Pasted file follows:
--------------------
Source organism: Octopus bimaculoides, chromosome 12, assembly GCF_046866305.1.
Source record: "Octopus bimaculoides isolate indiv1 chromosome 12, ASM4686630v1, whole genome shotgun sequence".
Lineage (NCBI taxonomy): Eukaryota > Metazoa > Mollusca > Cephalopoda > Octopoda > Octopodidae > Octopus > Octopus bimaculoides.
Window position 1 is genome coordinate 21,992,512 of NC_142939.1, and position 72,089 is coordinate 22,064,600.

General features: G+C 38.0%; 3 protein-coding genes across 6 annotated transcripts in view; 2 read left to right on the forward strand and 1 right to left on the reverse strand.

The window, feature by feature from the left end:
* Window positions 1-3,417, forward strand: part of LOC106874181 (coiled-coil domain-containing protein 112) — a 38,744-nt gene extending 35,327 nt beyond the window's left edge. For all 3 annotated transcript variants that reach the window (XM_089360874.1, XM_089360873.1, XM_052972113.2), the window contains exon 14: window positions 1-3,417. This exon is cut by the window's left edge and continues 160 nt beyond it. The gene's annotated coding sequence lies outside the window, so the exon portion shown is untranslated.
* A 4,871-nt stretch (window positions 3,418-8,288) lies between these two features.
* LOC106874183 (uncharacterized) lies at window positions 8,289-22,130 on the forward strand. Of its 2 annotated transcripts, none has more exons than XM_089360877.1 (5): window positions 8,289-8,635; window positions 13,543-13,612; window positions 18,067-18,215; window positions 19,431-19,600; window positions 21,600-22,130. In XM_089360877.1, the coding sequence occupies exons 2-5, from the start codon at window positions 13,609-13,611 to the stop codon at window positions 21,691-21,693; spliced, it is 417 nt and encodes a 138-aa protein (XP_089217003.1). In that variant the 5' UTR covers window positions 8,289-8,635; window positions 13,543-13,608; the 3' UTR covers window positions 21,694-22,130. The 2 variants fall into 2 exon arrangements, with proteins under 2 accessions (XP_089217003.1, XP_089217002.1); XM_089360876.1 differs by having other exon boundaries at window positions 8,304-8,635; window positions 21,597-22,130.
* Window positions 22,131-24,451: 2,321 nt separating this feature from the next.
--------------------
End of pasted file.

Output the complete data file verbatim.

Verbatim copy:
Source organism: Octopus bimaculoides, chromosome 12, assembly GCF_046866305.1.
Source record: "Octopus bimaculoides isolate indiv1 chromosome 12, ASM4686630v1, whole genome shotgun sequence".
Lineage (NCBI taxonomy): Eukaryota > Metazoa > Mollusca > Cephalopoda > Octopoda > Octopodidae > Octopus > Octopus bimaculoides.
Window position 1 is genome coordinate 21,992,512 of NC_142939.1, and position 72,089 is coordinate 22,064,600.

General features: G+C 38.0%; 3 protein-coding genes across 6 annotated transcripts in view; 2 read left to right on the forward strand and 1 right to left on the reverse strand.

The window, feature by feature from the left end:
* Window positions 1-3,417, forward strand: part of LOC106874181 (coiled-coil domain-containing protein 112) — a 38,744-nt gene extending 35,327 nt beyond the window's left edge. For all 3 annotated transcript variants that reach the window (XM_089360874.1, XM_089360873.1, XM_052972113.2), the window contains exon 14: window positions 1-3,417. This exon is cut by the window's left edge and continues 160 nt beyond it. The gene's annotated coding sequence lies outside the window, so the exon portion shown is untranslated.
* A 4,871-nt stretch (window positions 3,418-8,288) lies between these two features.
* LOC106874183 (uncharacterized) lies at window positions 8,289-22,130 on the forward strand. Of its 2 annotated transcripts, none has more exons than XM_089360877.1 (5): window positions 8,289-8,635; window positions 13,543-13,612; window positions 18,067-18,215; window positions 19,431-19,600; window positions 21,600-22,130. In XM_089360877.1, the coding sequence occupies exons 2-5, from the start codon at window positions 13,609-13,611 to the stop codon at window positions 21,691-21,693; spliced, it is 417 nt and encodes a 138-aa protein (XP_089217003.1). In that variant the 5' UTR covers window positions 8,289-8,635; window positions 13,543-13,608; the 3' UTR covers window positions 21,694-22,130. The 2 variants fall into 2 exon arrangements, with proteins under 2 accessions (XP_089217003.1, XP_089217002.1); XM_089360876.1 differs by having other exon boundaries at window positions 8,304-8,635; window positions 21,597-22,130.
* Window positions 22,131-24,451: 2,321 nt separating this feature from the next.